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Pedro Alcántara: plástica combativa [Pedro Alcántara: Combative Visual Arts] is a historical essay by critic and art historian Álvaro Medina on the work of Colombian draftsman and printmaker Pedro Alcántara. Between 1964 and 1977, the author defines six distinct periods on the basis of which to analyze the formal, thematic, and technical changes that took place in Pedro Alcántara’s work, whose scope Medina compares to that of major artists like Rómulo Rozo, Luis Alberto Acuña, Pedro Nel Gómez, Alejandro Obregón, Fernando Botero, and Enrique Grau. Medina places emphasis on the political nature of Alcántara’s art as he makes references to Colombia’s history of violence. In the text, Medina discusses what he considers the achievements and the deficiencies of Alcántara’s work on the level of theme as well as form. In terms of technique, Medina discusses how Alcántara got his start in printmaking and his training with Puerto Rican printmaker Lorenzo Homar. While Medina recognizes a brief moment of crisis in Alcántara’s process, he states that his work has always taken a political stand, which he sums up as “commitment to bear witness to his time and his society, a commitment that he understands to mean moving beyond the surface of events.”
Initially, the article Pedro Alcántara: plástica combativa was written for the supplement to the newspaper Diario del Caribe on the occasion of the retrospective 10 años de obra gráfica de Alcántara (1974) held at the Biblioteca Luis Ángel Arango in Bogotá. Historian and art critic Álvaro Medina (born 1942) later expanded the article and included it in the chapter “Trayectorias” of his book Procesos del arte en Colombia (1978), a fundamental work in the historiography of Colombian art history.
After spending his teenage years in the United States, Pedro Alcántara (born 1942) studied at the National Academy of Fine Arts in Rome. He returned to Colombia in 1963. By the time Medina published the book, Alcántara was a well-established draftsman, printmaker, printer, graphic designer, and set designer. On four separate occasions he was awarded the prize for drawing at the Salón de Artistas Nacionales (currently the Salón Nacional de Artistas). The first prize in drawing was awarded on different occasions to the following works by Alcántara: De esta tumba, de estas benditas cenizas no nacerán violetas [From these Tombs, from these Blessed Ashes no Violets will be Born] (1965 edition of the Salón), Testimonio No. 3 [Testimony No. 3] (1966 edition of the Salón), and Retrato de una mujer [Portrait of a Woman] (1971 edition of the Salón).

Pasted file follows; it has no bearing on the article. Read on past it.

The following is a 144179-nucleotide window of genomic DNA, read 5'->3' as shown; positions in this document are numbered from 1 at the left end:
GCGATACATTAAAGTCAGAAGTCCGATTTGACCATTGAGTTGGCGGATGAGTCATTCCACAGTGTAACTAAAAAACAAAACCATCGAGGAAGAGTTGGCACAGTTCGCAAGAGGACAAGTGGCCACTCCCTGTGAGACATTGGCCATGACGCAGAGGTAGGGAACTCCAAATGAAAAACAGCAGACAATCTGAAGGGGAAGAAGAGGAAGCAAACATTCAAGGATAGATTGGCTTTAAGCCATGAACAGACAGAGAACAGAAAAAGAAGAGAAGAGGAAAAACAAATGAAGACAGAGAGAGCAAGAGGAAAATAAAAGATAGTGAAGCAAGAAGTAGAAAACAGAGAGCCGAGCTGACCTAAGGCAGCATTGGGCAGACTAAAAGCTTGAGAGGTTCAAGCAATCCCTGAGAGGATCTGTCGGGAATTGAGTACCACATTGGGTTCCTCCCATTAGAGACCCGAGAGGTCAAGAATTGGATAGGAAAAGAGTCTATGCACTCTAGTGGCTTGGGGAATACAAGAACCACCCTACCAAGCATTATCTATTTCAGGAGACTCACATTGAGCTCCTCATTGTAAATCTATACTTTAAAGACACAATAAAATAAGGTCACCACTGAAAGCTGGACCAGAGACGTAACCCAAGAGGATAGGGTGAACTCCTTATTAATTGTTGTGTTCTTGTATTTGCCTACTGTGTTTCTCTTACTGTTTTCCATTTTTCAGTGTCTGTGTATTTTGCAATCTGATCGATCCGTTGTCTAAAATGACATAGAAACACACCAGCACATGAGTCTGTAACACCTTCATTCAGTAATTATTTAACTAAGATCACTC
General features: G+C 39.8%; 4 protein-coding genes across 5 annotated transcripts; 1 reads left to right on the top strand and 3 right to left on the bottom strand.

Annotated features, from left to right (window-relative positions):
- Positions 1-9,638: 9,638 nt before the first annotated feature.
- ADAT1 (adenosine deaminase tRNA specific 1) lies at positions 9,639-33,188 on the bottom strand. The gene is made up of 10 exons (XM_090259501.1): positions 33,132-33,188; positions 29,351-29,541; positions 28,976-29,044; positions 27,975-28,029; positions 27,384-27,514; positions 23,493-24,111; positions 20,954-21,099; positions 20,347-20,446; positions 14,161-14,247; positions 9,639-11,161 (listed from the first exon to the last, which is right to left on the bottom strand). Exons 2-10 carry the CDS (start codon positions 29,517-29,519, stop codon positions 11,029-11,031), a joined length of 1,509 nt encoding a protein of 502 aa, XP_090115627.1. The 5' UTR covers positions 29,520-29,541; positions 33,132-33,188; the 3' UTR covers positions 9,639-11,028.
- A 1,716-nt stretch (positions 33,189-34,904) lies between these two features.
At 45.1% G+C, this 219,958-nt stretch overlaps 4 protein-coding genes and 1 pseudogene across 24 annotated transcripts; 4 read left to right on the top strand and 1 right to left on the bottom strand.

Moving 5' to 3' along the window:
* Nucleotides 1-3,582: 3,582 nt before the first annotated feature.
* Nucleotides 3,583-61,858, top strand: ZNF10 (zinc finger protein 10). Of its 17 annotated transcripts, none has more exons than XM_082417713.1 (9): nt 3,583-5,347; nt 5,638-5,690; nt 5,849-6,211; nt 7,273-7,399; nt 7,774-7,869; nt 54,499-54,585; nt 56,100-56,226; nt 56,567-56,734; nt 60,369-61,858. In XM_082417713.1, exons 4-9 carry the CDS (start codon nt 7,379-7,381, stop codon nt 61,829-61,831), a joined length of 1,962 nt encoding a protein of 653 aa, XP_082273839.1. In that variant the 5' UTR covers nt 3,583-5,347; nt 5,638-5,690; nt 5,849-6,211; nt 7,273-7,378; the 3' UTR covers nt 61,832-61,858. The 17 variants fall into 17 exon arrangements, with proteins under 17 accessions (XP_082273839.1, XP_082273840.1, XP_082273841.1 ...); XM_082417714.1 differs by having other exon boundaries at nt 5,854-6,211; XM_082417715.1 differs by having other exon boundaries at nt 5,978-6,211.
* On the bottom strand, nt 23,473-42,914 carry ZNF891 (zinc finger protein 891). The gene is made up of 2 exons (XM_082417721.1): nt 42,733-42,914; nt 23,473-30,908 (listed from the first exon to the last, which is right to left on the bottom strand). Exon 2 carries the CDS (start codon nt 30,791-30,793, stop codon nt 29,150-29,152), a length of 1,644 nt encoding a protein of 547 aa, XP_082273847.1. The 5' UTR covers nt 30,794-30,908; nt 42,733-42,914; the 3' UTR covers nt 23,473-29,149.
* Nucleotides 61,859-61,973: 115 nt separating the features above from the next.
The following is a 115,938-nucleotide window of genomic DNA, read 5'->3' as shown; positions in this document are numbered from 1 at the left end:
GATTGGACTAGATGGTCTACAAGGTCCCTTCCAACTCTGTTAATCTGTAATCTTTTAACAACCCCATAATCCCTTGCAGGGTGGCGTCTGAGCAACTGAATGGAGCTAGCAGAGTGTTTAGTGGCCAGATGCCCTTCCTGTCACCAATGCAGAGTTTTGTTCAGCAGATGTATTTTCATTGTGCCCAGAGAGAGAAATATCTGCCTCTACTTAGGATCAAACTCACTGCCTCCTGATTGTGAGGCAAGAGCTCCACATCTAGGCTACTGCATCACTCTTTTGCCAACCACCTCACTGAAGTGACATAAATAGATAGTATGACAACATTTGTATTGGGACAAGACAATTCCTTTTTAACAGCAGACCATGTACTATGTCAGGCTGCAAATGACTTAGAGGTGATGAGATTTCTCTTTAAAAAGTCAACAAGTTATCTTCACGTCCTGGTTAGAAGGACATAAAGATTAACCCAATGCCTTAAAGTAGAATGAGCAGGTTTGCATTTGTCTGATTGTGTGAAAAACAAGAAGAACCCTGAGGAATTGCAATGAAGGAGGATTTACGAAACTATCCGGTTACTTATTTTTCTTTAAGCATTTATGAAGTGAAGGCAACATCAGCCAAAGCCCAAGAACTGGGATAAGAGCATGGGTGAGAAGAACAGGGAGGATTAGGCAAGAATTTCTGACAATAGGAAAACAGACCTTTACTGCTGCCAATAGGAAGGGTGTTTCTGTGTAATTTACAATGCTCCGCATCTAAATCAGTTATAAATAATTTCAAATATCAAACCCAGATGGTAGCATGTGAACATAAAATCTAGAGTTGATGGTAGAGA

Augusto Rendón (born 1933) and Pedro Alcántara played a critical role in the rise of drawing and printmaking, especially silkscreen, in Colombia. As Medina mentions, Alcántara met Lorenzo Homar, “the master of all masters” of the silkscreen technique, thanks to an exhibition at Galería El Morro in Puerto Rico. It was through Homar that Alcántara got started in the silkscreen medium. In 1972, an exhibition of Homar’s work was held in Cali, and he gave a workshop at the invitation of the Museo de Arte Moderno La Tertulia. On the basis of this personal and professional experience, Alcántara became quite skillful at the silkscreen technique and, in 1977, he founded the Taller Serigráfico de la Corporación Prográfica (1977–87). This studio did significant work in the area of printing and served as a model for other projects throughout the country and beyond, in Panama and Cuba, for instance. In its early years, Prográfica printed the portfolios: Graficario de la lucha popular en Colombia (1977), Cuba-Colombia, raíces comunes (1978), and Alcántara evoca a Martí (1979).